‘The old maid and other stories’ is Chapbook number two of four volumes forthcoming from the Olgada Press during 2015.

Available to read for free now.

Cold companion

“Sometimes it is an animal,” she says one night. “Sometimes I imagine it as a cat. An old black cat caught in the corner of the room or under the bed. Something sad and trapped and calling out to us. That’s what I’m thinking about lately when I’m listening to it.”

“Yes,” he says. “It’s small and its helpless. It’s reaching out to us. It’s asking for something, but we don’t know what it wants. We don’t understand. How can we help it if we don’t know what it needs?”

“But not always. Sometimes,” she says “it has no shape at all. It is a shadow. Or something darker than a shadow. It’s on all sides of us. It’s around us and inside us. It’s a part of us, already. Do you understand? Sometimes I feel like it’s too late. It’s inside us already and there’s nothing we can do anymore.”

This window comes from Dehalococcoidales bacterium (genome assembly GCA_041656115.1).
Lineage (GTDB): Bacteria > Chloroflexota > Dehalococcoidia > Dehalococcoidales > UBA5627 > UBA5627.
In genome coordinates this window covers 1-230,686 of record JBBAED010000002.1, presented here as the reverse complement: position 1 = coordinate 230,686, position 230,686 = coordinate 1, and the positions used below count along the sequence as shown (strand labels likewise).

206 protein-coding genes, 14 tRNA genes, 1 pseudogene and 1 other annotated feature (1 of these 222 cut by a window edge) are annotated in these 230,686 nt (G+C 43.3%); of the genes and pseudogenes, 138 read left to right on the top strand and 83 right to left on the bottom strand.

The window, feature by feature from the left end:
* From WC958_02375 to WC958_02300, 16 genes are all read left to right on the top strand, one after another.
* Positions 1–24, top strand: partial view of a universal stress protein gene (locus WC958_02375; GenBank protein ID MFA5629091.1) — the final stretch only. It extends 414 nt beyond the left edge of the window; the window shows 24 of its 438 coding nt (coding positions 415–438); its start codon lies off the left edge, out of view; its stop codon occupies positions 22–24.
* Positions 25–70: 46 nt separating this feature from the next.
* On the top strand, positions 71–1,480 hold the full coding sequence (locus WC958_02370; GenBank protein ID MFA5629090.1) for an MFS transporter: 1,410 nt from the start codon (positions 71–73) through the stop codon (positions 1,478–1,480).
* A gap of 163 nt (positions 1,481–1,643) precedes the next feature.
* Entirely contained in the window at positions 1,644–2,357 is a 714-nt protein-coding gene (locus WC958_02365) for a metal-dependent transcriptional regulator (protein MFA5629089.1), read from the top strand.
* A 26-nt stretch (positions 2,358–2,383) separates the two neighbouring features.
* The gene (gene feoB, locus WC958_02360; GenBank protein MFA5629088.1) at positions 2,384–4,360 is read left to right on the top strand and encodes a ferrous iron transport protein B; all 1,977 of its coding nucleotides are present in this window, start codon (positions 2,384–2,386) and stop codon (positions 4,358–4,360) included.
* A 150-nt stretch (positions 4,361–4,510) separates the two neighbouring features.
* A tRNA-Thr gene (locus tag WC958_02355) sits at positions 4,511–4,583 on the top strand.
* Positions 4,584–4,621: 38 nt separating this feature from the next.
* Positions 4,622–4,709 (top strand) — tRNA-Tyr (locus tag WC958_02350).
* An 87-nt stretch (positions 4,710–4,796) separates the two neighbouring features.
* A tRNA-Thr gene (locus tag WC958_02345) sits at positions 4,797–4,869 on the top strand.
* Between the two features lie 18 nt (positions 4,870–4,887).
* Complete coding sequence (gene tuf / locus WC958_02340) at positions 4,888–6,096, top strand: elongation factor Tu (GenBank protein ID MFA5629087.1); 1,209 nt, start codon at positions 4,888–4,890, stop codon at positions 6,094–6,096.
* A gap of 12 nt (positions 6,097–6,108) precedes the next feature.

“I don’t know that it means us any harm, though,” he says, sitting up in bed and turning towards her. “Do you? I mean, I never feel threatened. I don’t ever remember thinking it was actually going to hurt me. Sometimes I don’t think I even really feel afraid of it, not properly. I feel horror. And dread. And sadness, as though there is something deeply horrible happening and I can’t escape it. I feel all of that, but I never feel as if I’m going to come to any actual harm. Does that make sense?”

“It’s not quite like that for me.” The words come quickly and quietly, almost involuntarily. She’s been listening carefully, but with her eyes turned down. For some reason she doesn’t seem to want to look at him directly. There is a long pause in which neither of them says anything.